Pertussis, or whooping cough, is an infectious disease caused by bacteria that is found throughout the world. Pertussis was one of the most common causes of childhood deaths prior to the availability of a vaccine.
Since the widespread use of the vaccine began, deaths from have decreased dramatically. Because the bacteria are so widespread, most communities, including South Carolina, can expect cases of the disease each year. Pertussis most commonly affects infants and young children.
Symptoms at the start of the infection period are very similar to those of a cold. The cough gradually becomes more severe 1-2 weeks after the initial symptoms. The cough is often accompanied by a characteristic “whoop” at the end of a coughing attack. This stage could last 6 weeks or longer (even after treatment) before the symptoms usually begin to subside.
Infants can have unusual symptoms, such as episodes of not breathing (apnea), rapid breathing, or discoloration (cyanosis).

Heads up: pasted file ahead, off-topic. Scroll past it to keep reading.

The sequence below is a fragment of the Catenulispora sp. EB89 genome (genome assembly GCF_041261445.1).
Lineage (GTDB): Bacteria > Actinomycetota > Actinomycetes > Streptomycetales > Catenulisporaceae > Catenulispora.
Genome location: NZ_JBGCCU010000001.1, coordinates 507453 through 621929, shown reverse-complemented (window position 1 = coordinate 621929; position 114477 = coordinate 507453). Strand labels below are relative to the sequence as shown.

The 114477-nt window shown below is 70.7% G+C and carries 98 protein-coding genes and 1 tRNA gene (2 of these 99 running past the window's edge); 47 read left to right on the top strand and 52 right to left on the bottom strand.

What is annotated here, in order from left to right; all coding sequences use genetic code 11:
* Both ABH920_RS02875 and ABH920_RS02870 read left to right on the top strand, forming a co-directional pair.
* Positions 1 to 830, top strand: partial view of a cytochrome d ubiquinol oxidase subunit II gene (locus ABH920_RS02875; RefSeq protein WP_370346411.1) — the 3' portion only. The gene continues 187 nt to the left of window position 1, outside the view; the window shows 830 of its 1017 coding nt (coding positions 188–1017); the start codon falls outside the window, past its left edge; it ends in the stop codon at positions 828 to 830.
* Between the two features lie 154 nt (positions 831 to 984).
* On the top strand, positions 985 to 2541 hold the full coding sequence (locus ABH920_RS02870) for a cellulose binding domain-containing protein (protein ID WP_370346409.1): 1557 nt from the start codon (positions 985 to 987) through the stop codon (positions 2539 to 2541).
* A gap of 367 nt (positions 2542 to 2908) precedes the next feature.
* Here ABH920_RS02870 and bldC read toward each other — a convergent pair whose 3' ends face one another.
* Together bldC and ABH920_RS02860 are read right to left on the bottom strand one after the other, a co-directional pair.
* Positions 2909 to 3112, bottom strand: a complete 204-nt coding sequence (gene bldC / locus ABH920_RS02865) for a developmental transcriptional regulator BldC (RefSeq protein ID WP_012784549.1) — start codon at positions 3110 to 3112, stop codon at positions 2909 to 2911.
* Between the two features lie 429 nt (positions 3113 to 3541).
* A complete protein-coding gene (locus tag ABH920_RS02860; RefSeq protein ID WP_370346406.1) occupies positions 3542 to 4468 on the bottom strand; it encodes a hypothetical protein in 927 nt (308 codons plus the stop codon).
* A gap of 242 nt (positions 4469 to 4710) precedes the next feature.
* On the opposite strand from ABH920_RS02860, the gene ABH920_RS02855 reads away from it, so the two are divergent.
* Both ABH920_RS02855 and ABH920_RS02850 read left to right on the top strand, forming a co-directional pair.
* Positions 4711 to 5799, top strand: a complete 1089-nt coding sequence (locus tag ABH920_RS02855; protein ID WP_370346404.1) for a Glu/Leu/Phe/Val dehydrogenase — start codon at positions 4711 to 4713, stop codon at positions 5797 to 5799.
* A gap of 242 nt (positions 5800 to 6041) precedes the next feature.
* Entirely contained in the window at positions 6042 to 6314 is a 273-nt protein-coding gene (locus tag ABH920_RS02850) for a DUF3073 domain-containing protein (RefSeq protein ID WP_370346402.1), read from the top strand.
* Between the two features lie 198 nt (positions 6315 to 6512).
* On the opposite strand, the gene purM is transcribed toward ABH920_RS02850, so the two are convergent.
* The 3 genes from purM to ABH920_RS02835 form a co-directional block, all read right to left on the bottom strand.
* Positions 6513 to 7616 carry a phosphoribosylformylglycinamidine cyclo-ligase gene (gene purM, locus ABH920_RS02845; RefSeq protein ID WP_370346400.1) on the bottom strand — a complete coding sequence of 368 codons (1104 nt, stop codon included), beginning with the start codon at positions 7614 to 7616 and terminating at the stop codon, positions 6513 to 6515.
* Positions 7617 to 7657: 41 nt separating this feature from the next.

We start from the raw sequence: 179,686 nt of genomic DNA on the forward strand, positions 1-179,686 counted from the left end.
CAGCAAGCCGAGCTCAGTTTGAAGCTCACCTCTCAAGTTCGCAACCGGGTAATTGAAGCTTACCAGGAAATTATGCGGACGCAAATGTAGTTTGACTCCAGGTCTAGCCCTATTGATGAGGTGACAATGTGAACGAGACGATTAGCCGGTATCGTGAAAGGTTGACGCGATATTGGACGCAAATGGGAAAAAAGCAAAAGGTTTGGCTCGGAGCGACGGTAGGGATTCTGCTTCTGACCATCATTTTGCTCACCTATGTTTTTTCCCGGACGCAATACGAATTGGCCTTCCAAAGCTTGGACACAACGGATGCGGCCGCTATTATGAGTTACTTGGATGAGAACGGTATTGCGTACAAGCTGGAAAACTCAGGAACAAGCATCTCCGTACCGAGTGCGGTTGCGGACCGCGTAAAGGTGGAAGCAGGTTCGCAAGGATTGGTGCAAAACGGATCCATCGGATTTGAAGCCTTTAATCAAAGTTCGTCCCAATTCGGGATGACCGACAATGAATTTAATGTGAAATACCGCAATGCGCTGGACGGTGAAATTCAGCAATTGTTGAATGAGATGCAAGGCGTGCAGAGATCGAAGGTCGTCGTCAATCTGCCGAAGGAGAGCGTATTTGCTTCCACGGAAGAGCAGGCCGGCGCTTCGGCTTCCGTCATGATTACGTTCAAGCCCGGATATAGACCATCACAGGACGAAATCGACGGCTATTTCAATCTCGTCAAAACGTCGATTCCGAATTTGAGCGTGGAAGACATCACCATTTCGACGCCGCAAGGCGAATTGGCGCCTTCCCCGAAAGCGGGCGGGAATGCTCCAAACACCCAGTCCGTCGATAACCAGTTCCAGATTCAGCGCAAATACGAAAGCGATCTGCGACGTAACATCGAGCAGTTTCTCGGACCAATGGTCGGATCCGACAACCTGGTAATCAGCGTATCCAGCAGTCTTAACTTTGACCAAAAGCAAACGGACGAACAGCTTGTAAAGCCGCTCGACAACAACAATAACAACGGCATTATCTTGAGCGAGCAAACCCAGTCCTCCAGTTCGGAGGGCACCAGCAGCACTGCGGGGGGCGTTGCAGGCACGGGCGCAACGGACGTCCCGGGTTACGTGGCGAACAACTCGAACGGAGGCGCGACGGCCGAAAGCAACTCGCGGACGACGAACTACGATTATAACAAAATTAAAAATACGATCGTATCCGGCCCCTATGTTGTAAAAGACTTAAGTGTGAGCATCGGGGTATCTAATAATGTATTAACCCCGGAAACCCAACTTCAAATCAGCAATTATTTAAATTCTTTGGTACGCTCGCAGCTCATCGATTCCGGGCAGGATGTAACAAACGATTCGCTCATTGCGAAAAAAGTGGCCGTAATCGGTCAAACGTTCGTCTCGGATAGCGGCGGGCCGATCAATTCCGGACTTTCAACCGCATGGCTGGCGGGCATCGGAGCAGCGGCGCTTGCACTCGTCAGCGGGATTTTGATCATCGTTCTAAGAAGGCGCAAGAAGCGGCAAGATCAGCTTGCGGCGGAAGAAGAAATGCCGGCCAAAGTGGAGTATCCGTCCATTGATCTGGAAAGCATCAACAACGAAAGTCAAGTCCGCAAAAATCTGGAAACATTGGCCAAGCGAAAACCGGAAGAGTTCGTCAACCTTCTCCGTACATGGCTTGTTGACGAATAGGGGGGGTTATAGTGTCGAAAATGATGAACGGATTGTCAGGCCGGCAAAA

Antibiotics may be used both for treatment of the disease and--depending on the timing and duration--as prevention for close contacts of infected people. Other treatment is largely of a supportive type such as rest and plenty of liquids.
Pertussis is most often spread by contact with respiratory droplets of an infected person. It is a highly communicable disease and can spread to as many as 4 out of 5 close household contacts.
There are vaccines for infants, children, preteens, teens and adults. The childhood vaccine is called DTaP, and the pertussis booster vaccine for adolescents and adults is called Tdap.
It is important for adults, especially child-bearing age women to get a Tdap booster.
Anyone with a cough lasting longer than 2 weeks, or a cough that leads to gagging, vomiting or trouble catching breath, should see their doctor.